Week Four: Adding/editing video/audio in iMovie

LEARN: This week begins the editing portion of your project. Many of the skills you learned the first week when you made your slideshow will apply here as well.  Go back and review those tutorials if you need a refresher.  In addition review the link and video below for some more information about how to work with the editing features of iMovie.

CREATE: Begin working on your film.  Take all that great footage you shot last week and import it into your movie editing software.  Don’t stress out about a finished product just yet.  This weeks “creation” is just a rough draft.

SHARE: Upload the rough draft of your film to YouTube.  Again, this is just a rough draft.  You will have one more week to take the feedback from your classmates, as well as your own reviews, before you will put your final project out for viewing.  The rough draft you upload this week will be deleted from YouTube after you are finished with your final draft.

INTERACT: Watch at least three of your classmates videos.  Provide them with a constructive critique in the comments section.  Please be specific in your evaluations and remember that you are viewing rough drafts.

Week Five: Review and Improve

LEARN: Take at least one day away from your video.  You need a break to be able to see it again with fresh eyes.  After your break, read the reviews your peers have provided for you.  Review your own video yourself.  Based on the feedback, create a list of any changes or additions you need to make.  Do you want to shoot some additional footage? Do you need to change the order of some of your shots?

CREATE: Back to the drawing board, as they say.  Use this week to finish creating your film.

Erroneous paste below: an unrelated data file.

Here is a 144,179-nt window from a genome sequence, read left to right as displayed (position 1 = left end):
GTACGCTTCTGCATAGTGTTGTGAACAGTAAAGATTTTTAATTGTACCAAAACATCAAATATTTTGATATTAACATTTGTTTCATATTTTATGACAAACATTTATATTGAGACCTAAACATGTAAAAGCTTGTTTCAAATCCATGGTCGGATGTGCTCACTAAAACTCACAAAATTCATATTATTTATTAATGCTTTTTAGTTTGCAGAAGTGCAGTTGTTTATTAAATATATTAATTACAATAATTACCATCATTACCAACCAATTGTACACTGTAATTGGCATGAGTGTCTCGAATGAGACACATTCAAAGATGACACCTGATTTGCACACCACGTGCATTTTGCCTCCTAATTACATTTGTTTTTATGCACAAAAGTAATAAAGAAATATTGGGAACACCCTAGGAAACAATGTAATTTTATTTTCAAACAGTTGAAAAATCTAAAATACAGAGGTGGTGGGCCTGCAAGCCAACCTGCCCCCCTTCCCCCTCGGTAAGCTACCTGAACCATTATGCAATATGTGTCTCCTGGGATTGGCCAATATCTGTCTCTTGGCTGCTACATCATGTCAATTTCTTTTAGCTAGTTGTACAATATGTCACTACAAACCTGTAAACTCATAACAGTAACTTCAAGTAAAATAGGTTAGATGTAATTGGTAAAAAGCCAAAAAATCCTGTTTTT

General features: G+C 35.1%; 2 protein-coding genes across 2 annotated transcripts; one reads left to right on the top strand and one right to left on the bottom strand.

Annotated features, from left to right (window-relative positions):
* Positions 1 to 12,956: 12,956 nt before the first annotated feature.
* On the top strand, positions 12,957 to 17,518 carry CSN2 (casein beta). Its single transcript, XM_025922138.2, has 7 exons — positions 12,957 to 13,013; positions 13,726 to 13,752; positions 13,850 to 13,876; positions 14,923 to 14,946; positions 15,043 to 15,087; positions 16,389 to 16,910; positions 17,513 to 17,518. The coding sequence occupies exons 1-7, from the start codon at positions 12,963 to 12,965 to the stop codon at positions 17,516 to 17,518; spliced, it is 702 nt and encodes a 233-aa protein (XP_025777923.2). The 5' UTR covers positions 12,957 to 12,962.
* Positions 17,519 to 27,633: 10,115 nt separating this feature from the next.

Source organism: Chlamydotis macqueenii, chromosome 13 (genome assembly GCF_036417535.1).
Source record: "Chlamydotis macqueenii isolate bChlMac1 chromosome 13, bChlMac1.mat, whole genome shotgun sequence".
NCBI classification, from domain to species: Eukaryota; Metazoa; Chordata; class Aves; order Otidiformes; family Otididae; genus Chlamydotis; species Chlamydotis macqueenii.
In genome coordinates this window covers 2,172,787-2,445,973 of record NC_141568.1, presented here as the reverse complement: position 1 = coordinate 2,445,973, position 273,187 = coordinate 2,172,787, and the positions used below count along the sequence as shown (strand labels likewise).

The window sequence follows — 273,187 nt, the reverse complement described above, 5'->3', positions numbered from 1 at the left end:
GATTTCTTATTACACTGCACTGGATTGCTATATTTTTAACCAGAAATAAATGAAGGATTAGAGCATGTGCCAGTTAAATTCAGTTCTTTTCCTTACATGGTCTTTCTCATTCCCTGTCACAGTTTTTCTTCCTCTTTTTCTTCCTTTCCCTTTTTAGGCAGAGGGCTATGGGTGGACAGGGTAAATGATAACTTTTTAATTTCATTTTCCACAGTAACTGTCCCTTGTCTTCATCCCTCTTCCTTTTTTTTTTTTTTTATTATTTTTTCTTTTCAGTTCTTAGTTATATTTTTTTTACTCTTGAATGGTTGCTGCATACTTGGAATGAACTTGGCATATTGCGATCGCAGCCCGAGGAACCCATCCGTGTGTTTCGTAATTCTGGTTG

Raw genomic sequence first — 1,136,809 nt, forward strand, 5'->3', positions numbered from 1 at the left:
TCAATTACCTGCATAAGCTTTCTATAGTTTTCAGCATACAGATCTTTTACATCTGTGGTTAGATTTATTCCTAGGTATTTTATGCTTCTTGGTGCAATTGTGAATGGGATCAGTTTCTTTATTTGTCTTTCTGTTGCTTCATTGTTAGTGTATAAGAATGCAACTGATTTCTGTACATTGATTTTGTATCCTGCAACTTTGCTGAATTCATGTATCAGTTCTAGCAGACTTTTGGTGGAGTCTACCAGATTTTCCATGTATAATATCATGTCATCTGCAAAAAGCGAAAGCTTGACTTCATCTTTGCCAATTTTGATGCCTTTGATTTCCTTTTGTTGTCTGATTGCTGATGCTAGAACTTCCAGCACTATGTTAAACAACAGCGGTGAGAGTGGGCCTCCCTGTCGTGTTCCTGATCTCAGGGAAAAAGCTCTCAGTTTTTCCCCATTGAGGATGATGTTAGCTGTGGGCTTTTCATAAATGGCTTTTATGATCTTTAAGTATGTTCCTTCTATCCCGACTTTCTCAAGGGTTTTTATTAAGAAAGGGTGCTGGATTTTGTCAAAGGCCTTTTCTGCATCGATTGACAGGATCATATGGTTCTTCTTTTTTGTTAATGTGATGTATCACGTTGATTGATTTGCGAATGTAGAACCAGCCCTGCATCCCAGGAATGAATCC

SHARE: Upload your finished film to YouTube. (Don’t forget to delete your rough draft now.)  Write a blog post describing your experience.  What do you know now, that you didn’t before?  Are there additional things you are now inspired to learn?

INTERACT: Take some time to watch several finished projects.  Make sure to provide some feedback!

References: (n.d.) iMovie Tutorials – Learn How to Edit Videos in Apple iMovie [website]. Retrieved from

Ashby, S. (2014). How to make a photo slideshow in iMovie [blog]. Retrieved from

Burgess, C. (2013) #3 Sure Sign of Amateur Video:The Shakes [blog]. Retrieved from

Burgess, C. (2013) #5 Sure Sign of Amateur Video:Backlighting [blog]. Retrieved from

Burgess, C. (2013) #7 Sure Sign of Amateur Video:Jumpcuts [blog]. Retrieved from

Burgess, C. (2013) #2 Sure Sign of Amateur Video:Firehoseing [blog]. Retrieved from

Cox, D. (2014) The Ken Burns Effect: iMovie. Retrieved from

iphoneographers. (2012). How to Shoot Good iPhone Video. Retrieved from

MacCreateNetwork. (2009) Creating Photo Slideshows in iMovie. Retrieved from

(n.d.) Storyboarding [website]. Retrieved from

Standford University:Academic Computing Services (n.d.) Tutorial: Video Editing in iMovie [website]. Retrieved from

Tufts University. (n.d.) Storyboarding for videos. Retrieved from

Wiggins, G. and McTighe, J. (2005). Understanding by Design, Expanded 2nd Edition.  Prentice Hall.

Wikipedia (n.d.) Ken Burns effect [website]. Retrieved from

Yelon, S. L. (2001). Goal-Directed Instructional Design: A Practical Guide to Instructional Planning for Teachers and Trainers. Michigan State University: Self-published, Not in electronic format.